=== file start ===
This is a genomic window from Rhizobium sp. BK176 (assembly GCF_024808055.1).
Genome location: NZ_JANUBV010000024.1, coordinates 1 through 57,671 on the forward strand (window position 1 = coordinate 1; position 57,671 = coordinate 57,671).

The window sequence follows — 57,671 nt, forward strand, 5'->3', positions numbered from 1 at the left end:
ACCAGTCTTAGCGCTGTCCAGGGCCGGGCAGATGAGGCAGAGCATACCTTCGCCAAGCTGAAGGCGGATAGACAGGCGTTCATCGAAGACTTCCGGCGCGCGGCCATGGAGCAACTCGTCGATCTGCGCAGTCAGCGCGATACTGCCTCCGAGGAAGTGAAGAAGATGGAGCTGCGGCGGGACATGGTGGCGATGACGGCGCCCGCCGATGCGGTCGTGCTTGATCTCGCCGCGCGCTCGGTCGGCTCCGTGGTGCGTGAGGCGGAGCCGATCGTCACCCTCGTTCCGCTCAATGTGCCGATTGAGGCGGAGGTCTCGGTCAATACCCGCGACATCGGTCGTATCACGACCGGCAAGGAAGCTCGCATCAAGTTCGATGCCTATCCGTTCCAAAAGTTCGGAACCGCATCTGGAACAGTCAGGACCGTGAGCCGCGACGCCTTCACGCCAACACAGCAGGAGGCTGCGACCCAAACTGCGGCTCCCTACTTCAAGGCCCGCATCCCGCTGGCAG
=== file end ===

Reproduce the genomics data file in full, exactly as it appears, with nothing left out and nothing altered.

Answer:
This is a genomic window from Rhizobium sp. BK176 (assembly GCF_024808055.1).
Genome location: NZ_JANUBV010000024.1, coordinates 1 through 57,671 on the forward strand (window position 1 = coordinate 1; position 57,671 = coordinate 57,671).

The window sequence follows — 57,671 nt, forward strand, 5'->3', positions numbered from 1 at the left end:
ACCAGTCTTAGCGCTGTCCAGGGCCGGGCAGATGAGGCAGAGCATACCTTCGCCAAGCTGAAGGCGGATAGACAGGCGTTCATCGAAGACTTCCGGCGCGCGGCCATGGAGCAACTCGTCGATCTGCGCAGTCAGCGCGATACTGCCTCCGAGGAAGTGAAGAAGATGGAGCTGCGGCGGGACATGGTGGCGATGACGGCGCCCGCCGATGCGGTCGTGCTTGATCTCGCCGCGCGCTCGGTCGGCTCCGTGGTGCGTGAGGCGGAGCCGATCGTCACCCTCGTTCCGCTCAATGTGCCGATTGAGGCGGAGGTCTCGGTCAATACCCGCGACATCGGTCGTATCACGACCGGCAAGGAAGCTCGCATCAAGTTCGATGCCTATCCGTTCCAAAAGTTCGGAACCGCATCTGGAACAGTCAGGACCGTGAGCCGCGACGCCTTCACGCCAACACAGCAGGAGGCTGCGACCCAAACTGCGGCTCCCTACTTCAAGGCCCGCATCCCGCTGGCAG